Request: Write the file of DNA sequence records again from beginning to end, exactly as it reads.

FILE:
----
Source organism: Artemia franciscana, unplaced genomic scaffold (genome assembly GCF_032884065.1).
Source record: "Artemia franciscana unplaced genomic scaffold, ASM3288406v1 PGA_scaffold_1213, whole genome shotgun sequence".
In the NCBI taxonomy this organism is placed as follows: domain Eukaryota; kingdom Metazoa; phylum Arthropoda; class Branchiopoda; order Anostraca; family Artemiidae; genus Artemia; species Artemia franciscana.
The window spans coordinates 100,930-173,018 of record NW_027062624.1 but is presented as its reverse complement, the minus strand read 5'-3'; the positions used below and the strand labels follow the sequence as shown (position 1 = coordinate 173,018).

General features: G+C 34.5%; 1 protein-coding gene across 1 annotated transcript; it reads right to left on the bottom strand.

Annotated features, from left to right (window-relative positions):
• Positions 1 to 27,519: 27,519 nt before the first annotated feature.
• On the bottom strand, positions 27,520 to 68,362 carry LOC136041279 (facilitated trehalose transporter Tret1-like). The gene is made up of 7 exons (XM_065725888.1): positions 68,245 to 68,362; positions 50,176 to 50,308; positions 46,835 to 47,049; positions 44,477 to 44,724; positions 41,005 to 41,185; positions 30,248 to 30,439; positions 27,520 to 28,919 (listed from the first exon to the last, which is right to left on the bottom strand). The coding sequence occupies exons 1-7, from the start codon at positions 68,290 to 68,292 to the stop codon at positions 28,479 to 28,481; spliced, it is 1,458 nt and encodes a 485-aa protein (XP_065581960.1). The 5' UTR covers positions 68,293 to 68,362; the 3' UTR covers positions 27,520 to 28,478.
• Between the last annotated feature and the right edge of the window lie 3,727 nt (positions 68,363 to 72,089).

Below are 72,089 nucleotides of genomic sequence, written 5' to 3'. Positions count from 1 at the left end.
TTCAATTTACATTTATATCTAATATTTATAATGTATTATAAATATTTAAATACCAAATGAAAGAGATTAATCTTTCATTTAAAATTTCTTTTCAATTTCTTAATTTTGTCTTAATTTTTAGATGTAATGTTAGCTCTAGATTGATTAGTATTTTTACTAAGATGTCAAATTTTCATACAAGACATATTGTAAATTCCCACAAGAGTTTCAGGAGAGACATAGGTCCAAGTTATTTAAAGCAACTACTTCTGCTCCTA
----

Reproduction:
Source organism: Artemia franciscana, unplaced genomic scaffold (genome assembly GCF_032884065.1).
Source record: "Artemia franciscana unplaced genomic scaffold, ASM3288406v1 PGA_scaffold_1213, whole genome shotgun sequence".
In the NCBI taxonomy this organism is placed as follows: domain Eukaryota; kingdom Metazoa; phylum Arthropoda; class Branchiopoda; order Anostraca; family Artemiidae; genus Artemia; species Artemia franciscana.
The window spans coordinates 100,930-173,018 of record NW_027062624.1 but is presented as its reverse complement, the minus strand read 5'-3'; the positions used below and the strand labels follow the sequence as shown (position 1 = coordinate 173,018).

General features: G+C 34.5%; 1 protein-coding gene across 1 annotated transcript; it reads right to left on the bottom strand.

Annotated features, from left to right (window-relative positions):
• Positions 1 to 27,519: 27,519 nt before the first annotated feature.
• On the bottom strand, positions 27,520 to 68,362 carry LOC136041279 (facilitated trehalose transporter Tret1-like). The gene is made up of 7 exons (XM_065725888.1): positions 68,245 to 68,362; positions 50,176 to 50,308; positions 46,835 to 47,049; positions 44,477 to 44,724; positions 41,005 to 41,185; positions 30,248 to 30,439; positions 27,520 to 28,919 (listed from the first exon to the last, which is right to left on the bottom strand). The coding sequence occupies exons 1-7, from the start codon at positions 68,290 to 68,292 to the stop codon at positions 28,479 to 28,481; spliced, it is 1,458 nt and encodes a 485-aa protein (XP_065581960.1). The 5' UTR covers positions 68,293 to 68,362; the 3' UTR covers positions 27,520 to 28,478.
• Between the last annotated feature and the right edge of the window lie 3,727 nt (positions 68,363 to 72,089).

Below are 72,089 nucleotides of genomic sequence, written 5' to 3'. Positions count from 1 at the left end.
TTCAATTTACATTTATATCTAATATTTATAATGTATTATAAATATTTAAATACCAAATGAAAGAGATTAATCTTTCATTTAAAATTTCTTTTCAATTTCTTAATTTTGTCTTAATTTTTAGATGTAATGTTAGCTCTAGATTGATTAGTATTTTTACTAAGATGTCAAATTTTCATACAAGACATATTGTAAATTCCCACAAGAGTTTCAGGAGAGACATAGGTCCAAGTTATTTAAAGCAACTACTTCTGCTCCTA